Glenn Greenwald & the Nunes memo

I’m not sure this is of general interest, but I would like to argue (again) with Glenn Greenwald. In this tweet, he asks an interesting and important question

The FBI, and many Democrats, insisted vehemently that release of the Nunes Memo would endanger national security. Now that we’ve all read it, is there anyone who believes that this argument was even remotely true or honest?

Yes. This has been another episode of simple answers to simple questions. Now I will bore you by explaining at length.

1) One can’t conclude that something wasn’t endangered because, it the end, it wasn’t harmed. It is reckless to drive 150 mph drunk even if some people have done so and arrived alive. I don’t recall anyone saying that releasing the memo would certainly harm national security.

2) Importantly, the expressions of alarm (including the DOJ not FBI use of “extremely reckless”) came from people who had not seen the memo, who had requested a chance to examine it and whose requests had been denied by the committee. They didn’t know what was in the memo, but they knew it had been written by people who had access to classified information, that they didn’t know what was in the memo, and that it was proposed that it be released so everyone knew as soon as they did.

The argument that this violates normal procedures which are required to protect national security is clearly conventional — almost so conventional that it goes without saying. The procedures are followed not because every deviation has catastrophic consequences. That’t the way standard procedures are.

I don’t recall all the alarmed statements by Democrats, but many were made by Senators and such who had not been allowed to see the memo.

3) Finally releasing the memo clearly harmed US National Security. I get the impression that almost everyone but I has the impression that the memo didn’t contain information which was supposed to be kept secret (according to normal rules which are enforced on people who aren’t President or the majority of a House committee by the threat of prison).

There are two data in the memo which had been secret and which were kept secret for excellent reasons
a) October 21 2016 — the date of the application for a FISA warrant to surveil Carter Page. This was not a request for a renewal. Now, but not last week, I can infer that Page was not under FISA surveilance say in September 2016. I didn’t know that before. If I had conspired with Page on the phone during September 2016, was asked about it by the FBI and had to decide whether to lie to them, this information would be very useful to me. it is discussed only as proof that the fall 2016 FISA surveillance of Page was *not* surveillance of the Trump-Pence 2016 campaign, since he had severed all formal links with the campaign in September. But it would also be useful if there were someone who really wants to know that the FBI knows about his or her communications with Carter Page before October 21 2016.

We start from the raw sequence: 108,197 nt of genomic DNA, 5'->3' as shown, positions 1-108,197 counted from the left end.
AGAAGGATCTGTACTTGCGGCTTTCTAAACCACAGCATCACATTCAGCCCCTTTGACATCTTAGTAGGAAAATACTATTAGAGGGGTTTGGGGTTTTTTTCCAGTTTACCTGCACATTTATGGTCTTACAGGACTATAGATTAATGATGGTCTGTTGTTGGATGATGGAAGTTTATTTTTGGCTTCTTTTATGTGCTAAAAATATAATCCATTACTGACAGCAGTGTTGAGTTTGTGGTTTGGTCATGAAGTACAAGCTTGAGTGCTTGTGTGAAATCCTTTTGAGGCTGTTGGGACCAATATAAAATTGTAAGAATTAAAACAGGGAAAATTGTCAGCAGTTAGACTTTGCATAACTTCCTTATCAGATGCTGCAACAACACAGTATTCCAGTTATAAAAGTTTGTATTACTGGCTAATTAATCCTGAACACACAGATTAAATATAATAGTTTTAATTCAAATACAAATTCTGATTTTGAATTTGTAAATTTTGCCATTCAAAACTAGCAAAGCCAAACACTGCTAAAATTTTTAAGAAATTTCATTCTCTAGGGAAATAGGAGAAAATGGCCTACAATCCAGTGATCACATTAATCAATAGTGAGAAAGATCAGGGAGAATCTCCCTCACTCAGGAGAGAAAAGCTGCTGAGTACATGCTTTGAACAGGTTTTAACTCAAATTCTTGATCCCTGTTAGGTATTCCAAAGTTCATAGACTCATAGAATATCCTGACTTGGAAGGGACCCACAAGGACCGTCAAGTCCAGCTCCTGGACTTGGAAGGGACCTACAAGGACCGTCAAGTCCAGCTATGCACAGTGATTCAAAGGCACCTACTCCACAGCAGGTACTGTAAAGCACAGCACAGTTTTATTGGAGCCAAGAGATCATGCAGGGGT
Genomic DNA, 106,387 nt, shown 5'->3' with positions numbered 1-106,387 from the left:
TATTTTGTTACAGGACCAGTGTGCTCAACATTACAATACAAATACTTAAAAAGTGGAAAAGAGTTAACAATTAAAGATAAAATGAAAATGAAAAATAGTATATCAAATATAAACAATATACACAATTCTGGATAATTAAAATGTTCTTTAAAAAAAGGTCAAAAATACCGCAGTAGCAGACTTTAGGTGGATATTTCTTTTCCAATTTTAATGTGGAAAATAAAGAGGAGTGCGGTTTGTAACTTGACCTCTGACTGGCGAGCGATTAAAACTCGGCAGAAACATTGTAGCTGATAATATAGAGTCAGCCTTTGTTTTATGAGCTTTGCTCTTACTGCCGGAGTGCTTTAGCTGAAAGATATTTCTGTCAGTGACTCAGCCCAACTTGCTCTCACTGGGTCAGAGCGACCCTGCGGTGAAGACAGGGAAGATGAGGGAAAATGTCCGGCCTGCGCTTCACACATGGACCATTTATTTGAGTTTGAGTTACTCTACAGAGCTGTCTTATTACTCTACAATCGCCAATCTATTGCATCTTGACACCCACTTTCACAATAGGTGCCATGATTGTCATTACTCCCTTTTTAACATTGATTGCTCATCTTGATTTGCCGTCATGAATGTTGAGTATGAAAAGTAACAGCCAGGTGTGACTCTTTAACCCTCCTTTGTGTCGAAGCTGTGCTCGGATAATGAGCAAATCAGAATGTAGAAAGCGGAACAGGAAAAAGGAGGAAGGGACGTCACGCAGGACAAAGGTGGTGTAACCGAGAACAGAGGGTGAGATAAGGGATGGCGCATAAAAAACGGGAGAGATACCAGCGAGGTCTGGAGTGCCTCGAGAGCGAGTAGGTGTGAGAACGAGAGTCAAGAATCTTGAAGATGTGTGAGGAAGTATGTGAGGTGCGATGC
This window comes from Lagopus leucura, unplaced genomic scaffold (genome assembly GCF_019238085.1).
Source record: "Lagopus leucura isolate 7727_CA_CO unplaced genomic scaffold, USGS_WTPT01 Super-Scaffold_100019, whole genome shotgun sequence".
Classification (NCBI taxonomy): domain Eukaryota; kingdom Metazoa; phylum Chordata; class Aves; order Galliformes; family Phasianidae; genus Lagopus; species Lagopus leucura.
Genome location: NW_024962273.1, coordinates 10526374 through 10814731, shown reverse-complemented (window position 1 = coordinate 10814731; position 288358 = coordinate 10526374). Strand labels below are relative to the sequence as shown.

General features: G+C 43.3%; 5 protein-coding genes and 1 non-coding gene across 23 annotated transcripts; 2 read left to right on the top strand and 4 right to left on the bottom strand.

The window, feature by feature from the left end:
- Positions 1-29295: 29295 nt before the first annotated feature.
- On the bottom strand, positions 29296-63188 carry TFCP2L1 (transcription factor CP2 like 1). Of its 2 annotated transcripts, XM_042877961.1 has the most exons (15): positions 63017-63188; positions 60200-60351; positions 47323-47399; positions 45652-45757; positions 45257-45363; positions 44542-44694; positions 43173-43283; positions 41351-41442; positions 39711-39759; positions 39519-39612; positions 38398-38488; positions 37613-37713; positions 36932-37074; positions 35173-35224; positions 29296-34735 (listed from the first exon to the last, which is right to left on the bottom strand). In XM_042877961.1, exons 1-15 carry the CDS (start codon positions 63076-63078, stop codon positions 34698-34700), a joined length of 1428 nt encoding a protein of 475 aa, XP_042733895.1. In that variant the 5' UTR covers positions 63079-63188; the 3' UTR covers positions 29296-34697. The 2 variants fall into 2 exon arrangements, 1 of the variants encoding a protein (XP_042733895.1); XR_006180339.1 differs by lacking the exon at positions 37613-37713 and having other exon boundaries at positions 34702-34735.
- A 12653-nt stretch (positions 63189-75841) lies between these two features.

b) The warrant was renewed at least three times. This is discussed becuase one of the requests for renewal was approved by Rod Rosenstein and because the fact that four requests were approved is strong evidence that the surveillance revealed Page’s participation in foreign intelligence efforts. But the information would be very useful to me if I had conspired on the phone with Page in December 2016. I would know that they know about it, so I would risk prison were I to lie and deny the activity.

In spy vs spy intelligence and counter-intelligence hiding all sorts of information from the other side is key. Who is being wiretapped is a closely held secret for obvious reasons. My point is that there are similar reasons to hide who has been wiretapped (including Page as was known before the memo was released) and when they were wiretapped, If one is under investigation, it very important to know what the investigators know. If one is not supposed to obstruct justice, one should not make that information public in the name of transparency.

OK so what is going on ? I think that Greenwald has become a knee jerk critique of Democrats. Also he has long had a very sincere extremely negative view of the FBI. I think his reflexive opposition to state surveillance has caused him to automatically reject arguments based on the idea that FBI investigations are sometimes in some ways socially useful.

He isn’t a consistent anarchist, but he seems to automatically oppose state power. Thus he seems to actually support complete trasnparency in investigations. This would make wire taps worthless. I think Greenwald automatically opposes them.

On the other hand, he is a brilliant lawyer. He should understand why the facts revealed in the memo had been kept secret. Almost everyone agrees with him that no secrets were revealed by the memo. I’d guess most people just don’t understand the issue. But I guess that he understands it and is so opposed to serveillance of any kind that he genuinely can’t see how anyone would see any disadvantage in hampering it.